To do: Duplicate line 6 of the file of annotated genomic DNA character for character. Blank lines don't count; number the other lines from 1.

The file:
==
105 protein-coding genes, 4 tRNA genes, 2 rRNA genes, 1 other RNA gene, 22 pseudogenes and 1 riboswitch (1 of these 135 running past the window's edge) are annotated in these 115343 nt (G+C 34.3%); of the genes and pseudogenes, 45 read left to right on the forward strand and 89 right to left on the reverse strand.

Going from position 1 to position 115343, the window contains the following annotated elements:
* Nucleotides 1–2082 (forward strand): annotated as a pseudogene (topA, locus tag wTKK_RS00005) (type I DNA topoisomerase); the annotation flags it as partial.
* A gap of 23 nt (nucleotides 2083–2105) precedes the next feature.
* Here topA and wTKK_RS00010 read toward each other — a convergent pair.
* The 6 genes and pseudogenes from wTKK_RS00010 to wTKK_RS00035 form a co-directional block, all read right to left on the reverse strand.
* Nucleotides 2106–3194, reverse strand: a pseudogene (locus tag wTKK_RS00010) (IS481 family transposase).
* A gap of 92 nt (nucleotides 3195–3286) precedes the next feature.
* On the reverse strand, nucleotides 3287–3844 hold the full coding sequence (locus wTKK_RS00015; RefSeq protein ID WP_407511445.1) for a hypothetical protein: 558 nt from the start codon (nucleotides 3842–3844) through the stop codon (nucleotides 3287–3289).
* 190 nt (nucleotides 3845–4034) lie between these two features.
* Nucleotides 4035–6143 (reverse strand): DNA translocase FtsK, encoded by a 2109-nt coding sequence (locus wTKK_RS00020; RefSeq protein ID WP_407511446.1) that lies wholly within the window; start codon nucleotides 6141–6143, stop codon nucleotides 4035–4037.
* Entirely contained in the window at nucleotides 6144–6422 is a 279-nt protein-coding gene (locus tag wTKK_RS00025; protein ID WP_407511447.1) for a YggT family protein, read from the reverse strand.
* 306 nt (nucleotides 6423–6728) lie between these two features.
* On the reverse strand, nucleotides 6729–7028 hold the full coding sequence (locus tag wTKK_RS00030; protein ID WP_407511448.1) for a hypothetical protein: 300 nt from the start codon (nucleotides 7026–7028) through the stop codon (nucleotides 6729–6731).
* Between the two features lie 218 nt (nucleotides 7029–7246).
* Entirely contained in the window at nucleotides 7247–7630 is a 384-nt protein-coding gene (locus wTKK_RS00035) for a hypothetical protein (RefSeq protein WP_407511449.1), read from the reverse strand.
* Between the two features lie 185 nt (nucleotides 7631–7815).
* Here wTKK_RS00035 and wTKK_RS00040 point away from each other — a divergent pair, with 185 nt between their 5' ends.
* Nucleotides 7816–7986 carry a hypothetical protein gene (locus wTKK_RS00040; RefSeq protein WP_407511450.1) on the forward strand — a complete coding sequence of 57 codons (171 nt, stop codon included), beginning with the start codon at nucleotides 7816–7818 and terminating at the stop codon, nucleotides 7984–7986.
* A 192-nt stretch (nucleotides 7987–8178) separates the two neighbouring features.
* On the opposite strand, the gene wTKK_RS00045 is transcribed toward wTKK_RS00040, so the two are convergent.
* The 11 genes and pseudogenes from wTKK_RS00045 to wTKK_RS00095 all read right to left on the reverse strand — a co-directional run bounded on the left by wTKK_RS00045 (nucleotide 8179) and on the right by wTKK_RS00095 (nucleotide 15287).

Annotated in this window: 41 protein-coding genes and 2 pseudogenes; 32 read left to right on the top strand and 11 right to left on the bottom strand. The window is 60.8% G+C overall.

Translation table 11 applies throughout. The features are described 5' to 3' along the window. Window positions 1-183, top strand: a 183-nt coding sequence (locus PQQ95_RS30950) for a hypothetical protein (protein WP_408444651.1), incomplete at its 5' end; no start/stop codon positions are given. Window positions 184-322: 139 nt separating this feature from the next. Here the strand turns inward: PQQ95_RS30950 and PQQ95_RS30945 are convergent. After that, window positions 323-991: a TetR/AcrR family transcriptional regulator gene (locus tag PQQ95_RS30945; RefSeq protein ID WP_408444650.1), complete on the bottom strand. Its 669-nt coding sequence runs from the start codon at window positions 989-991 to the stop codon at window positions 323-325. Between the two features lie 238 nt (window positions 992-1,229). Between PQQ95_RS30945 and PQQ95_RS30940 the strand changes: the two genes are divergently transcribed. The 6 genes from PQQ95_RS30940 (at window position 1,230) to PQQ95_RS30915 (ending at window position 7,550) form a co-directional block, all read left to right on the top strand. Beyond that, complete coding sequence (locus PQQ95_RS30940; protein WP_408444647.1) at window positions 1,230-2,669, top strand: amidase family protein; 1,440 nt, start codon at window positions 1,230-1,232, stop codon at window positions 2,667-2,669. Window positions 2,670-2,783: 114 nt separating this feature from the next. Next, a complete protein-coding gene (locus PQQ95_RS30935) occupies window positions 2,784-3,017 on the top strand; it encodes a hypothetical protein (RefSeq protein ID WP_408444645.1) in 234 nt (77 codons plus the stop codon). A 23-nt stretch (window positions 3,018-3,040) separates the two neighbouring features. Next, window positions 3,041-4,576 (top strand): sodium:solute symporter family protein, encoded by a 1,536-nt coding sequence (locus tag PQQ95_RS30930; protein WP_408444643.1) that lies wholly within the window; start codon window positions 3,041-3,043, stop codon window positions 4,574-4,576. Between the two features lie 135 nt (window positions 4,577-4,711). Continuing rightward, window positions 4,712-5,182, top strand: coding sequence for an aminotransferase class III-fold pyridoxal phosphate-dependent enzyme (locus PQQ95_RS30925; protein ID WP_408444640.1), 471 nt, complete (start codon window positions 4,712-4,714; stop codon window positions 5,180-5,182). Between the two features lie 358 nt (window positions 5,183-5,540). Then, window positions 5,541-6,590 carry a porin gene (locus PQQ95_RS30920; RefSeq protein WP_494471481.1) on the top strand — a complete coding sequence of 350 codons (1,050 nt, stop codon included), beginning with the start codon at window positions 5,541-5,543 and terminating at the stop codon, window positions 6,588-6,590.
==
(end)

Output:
* The 6 genes and pseudogenes from wTKK_RS00010 to wTKK_RS00035 form a co-directional block, all read right to left on the reverse strand.